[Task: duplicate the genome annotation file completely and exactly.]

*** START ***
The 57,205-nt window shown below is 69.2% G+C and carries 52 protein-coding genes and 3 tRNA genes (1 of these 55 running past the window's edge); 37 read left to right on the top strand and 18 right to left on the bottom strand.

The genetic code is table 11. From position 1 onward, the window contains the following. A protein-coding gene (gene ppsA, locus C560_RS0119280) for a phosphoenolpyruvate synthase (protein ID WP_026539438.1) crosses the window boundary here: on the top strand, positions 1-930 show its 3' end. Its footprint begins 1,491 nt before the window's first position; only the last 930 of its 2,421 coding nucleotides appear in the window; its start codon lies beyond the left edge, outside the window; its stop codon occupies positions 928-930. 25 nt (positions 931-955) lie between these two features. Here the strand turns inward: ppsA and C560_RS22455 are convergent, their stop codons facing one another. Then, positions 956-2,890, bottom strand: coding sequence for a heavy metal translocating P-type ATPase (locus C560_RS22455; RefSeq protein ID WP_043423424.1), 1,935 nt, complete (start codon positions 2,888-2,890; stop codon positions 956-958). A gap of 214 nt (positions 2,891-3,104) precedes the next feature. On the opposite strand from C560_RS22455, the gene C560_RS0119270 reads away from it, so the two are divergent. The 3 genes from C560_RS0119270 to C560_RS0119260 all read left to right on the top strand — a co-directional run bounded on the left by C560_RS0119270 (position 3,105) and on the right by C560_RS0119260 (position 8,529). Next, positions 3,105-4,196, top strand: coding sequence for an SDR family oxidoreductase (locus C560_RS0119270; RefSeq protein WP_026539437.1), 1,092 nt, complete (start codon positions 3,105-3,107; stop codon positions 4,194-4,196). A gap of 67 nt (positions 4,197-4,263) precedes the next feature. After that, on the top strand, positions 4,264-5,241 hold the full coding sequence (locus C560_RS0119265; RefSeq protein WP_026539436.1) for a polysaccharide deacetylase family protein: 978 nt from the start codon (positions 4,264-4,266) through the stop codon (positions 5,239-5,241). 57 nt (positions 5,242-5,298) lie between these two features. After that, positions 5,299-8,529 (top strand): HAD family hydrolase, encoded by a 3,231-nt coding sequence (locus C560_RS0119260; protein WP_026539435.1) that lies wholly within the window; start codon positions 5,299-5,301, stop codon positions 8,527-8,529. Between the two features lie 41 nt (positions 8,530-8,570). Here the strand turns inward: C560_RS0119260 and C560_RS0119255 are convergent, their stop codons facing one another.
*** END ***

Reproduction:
The 57,205-nt window shown below is 69.2% G+C and carries 52 protein-coding genes and 3 tRNA genes (1 of these 55 running past the window's edge); 37 read left to right on the top strand and 18 right to left on the bottom strand.

The genetic code is table 11. From position 1 onward, the window contains the following. A protein-coding gene (gene ppsA, locus C560_RS0119280) for a phosphoenolpyruvate synthase (protein ID WP_026539438.1) crosses the window boundary here: on the top strand, positions 1-930 show its 3' end. Its footprint begins 1,491 nt before the window's first position; only the last 930 of its 2,421 coding nucleotides appear in the window; its start codon lies beyond the left edge, outside the window; its stop codon occupies positions 928-930. 25 nt (positions 931-955) lie between these two features. Here the strand turns inward: ppsA and C560_RS22455 are convergent, their stop codons facing one another. Then, positions 956-2,890, bottom strand: coding sequence for a heavy metal translocating P-type ATPase (locus C560_RS22455; RefSeq protein ID WP_043423424.1), 1,935 nt, complete (start codon positions 2,888-2,890; stop codon positions 956-958). A gap of 214 nt (positions 2,891-3,104) precedes the next feature. On the opposite strand from C560_RS22455, the gene C560_RS0119270 reads away from it, so the two are divergent. The 3 genes from C560_RS0119270 to C560_RS0119260 all read left to right on the top strand — a co-directional run bounded on the left by C560_RS0119270 (position 3,105) and on the right by C560_RS0119260 (position 8,529). Next, positions 3,105-4,196, top strand: coding sequence for an SDR family oxidoreductase (locus C560_RS0119270; RefSeq protein WP_026539437.1), 1,092 nt, complete (start codon positions 3,105-3,107; stop codon positions 4,194-4,196). A gap of 67 nt (positions 4,197-4,263) precedes the next feature. After that, on the top strand, positions 4,264-5,241 hold the full coding sequence (locus C560_RS0119265; RefSeq protein WP_026539436.1) for a polysaccharide deacetylase family protein: 978 nt from the start codon (positions 4,264-4,266) through the stop codon (positions 5,239-5,241). 57 nt (positions 5,242-5,298) lie between these two features. After that, positions 5,299-8,529 (top strand): HAD family hydrolase, encoded by a 3,231-nt coding sequence (locus C560_RS0119260; protein WP_026539435.1) that lies wholly within the window; start codon positions 5,299-5,301, stop codon positions 8,527-8,529. Between the two features lie 41 nt (positions 8,530-8,570). Here the strand turns inward: C560_RS0119260 and C560_RS0119255 are convergent, their stop codons facing one another.